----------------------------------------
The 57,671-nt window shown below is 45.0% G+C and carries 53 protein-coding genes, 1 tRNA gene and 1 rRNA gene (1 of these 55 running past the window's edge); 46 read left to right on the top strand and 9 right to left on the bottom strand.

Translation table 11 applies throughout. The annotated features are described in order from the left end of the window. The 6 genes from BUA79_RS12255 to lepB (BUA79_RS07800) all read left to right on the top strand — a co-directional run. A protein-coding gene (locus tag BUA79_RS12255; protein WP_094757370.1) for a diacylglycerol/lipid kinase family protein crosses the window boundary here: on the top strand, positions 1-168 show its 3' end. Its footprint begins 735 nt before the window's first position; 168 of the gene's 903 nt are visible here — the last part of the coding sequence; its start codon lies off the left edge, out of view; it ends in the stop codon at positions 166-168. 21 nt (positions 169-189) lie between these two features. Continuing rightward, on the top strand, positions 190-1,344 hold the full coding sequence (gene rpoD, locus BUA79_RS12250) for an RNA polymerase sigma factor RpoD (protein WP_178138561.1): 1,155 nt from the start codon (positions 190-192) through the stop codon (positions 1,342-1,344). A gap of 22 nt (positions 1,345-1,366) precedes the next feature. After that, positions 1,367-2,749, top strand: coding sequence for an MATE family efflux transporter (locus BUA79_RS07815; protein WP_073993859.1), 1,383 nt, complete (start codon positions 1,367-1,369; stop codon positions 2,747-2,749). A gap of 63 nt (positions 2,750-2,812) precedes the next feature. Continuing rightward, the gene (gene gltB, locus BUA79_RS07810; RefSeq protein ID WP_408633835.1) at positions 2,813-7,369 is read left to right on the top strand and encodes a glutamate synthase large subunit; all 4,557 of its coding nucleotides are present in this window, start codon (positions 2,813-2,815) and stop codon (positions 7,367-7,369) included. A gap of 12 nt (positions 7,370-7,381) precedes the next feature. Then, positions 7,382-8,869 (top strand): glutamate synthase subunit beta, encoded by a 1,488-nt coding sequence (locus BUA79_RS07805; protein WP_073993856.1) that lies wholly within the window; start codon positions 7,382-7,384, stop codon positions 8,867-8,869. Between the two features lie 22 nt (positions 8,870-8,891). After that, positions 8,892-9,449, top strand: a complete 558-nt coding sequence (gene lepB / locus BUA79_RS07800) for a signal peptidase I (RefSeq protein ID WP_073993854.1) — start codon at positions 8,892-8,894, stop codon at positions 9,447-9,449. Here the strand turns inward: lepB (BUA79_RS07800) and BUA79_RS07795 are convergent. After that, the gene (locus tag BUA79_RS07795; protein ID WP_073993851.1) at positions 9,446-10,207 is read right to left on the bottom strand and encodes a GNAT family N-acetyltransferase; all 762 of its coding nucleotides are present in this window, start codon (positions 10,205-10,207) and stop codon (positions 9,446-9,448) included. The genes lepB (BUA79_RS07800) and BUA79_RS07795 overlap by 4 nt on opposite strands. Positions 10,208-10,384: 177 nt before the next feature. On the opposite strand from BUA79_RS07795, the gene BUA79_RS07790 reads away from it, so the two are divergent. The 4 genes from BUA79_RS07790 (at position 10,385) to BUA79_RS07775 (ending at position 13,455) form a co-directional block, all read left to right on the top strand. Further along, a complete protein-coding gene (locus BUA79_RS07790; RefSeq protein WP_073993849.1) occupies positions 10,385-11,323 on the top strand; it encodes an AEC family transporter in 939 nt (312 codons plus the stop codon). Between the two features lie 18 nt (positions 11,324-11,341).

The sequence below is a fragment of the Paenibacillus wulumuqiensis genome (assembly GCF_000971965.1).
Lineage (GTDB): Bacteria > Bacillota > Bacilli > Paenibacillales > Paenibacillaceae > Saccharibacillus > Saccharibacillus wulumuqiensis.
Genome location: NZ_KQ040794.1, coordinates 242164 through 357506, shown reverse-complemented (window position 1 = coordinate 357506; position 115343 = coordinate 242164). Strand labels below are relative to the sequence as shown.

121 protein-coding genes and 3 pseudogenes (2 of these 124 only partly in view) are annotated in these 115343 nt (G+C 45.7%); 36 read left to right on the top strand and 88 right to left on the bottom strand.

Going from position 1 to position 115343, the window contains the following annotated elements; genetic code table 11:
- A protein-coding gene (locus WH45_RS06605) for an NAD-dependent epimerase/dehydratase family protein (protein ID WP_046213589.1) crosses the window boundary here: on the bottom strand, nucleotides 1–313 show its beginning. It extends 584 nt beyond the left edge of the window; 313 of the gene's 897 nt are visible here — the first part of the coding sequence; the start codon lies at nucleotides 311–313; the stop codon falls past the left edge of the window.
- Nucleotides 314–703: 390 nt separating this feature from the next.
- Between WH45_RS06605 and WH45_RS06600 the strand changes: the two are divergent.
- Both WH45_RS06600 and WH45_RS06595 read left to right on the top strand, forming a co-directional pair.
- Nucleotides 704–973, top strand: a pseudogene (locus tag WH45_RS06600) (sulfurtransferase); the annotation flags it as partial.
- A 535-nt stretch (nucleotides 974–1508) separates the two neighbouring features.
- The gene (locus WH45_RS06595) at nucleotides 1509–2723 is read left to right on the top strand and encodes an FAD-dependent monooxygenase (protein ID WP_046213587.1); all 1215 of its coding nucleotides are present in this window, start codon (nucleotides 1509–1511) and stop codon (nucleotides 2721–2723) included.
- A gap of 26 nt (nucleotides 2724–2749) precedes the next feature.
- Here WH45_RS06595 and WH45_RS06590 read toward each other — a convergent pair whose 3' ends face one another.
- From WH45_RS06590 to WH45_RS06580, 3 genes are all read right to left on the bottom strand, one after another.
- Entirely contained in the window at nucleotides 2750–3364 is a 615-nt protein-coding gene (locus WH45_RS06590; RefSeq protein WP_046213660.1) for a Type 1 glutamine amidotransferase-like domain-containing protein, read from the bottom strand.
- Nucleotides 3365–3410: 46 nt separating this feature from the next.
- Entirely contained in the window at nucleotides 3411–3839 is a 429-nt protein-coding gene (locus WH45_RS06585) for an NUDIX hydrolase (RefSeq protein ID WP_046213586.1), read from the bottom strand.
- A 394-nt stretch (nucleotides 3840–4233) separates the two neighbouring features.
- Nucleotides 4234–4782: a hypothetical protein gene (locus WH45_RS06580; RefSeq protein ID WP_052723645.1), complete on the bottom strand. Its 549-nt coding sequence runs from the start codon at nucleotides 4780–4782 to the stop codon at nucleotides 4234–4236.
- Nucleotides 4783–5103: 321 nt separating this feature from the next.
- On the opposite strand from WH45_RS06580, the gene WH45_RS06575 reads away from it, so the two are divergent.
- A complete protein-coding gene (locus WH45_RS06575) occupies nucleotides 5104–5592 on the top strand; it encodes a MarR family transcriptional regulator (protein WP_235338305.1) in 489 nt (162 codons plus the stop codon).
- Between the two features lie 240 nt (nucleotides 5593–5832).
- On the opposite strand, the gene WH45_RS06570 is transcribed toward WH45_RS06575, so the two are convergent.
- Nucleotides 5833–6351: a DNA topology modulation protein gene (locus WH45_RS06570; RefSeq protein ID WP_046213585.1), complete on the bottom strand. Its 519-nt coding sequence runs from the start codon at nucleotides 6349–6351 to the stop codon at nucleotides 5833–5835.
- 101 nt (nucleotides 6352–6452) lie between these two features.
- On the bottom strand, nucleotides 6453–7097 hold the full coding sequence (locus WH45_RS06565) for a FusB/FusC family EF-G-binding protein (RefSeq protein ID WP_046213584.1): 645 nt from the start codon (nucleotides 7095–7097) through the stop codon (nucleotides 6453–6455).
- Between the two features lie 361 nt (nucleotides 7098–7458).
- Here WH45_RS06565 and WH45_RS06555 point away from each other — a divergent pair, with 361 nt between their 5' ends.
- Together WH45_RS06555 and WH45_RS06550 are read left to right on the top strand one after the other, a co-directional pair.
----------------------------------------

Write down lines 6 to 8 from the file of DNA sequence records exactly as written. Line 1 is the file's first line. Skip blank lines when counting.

121 protein-coding genes and 3 pseudogenes (2 of these 124 only partly in view) are annotated in these 115343 nt (G+C 45.7%); 36 read left to right on the top strand and 88 right to left on the bottom strand.

Going from position 1 to position 115343, the window contains the following annotated elements; genetic code table 11:
- A protein-coding gene (locus WH45_RS06605) for an NAD-dependent epimerase/dehydratase family protein (protein ID WP_046213589.1) crosses the window boundary here: on the bottom strand, nucleotides 1–313 show its beginning. It extends 584 nt beyond the left edge of the window; 313 of the gene's 897 nt are visible here — the first part of the coding sequence; the start codon lies at nucleotides 311–313; the stop codon falls past the left edge of the window.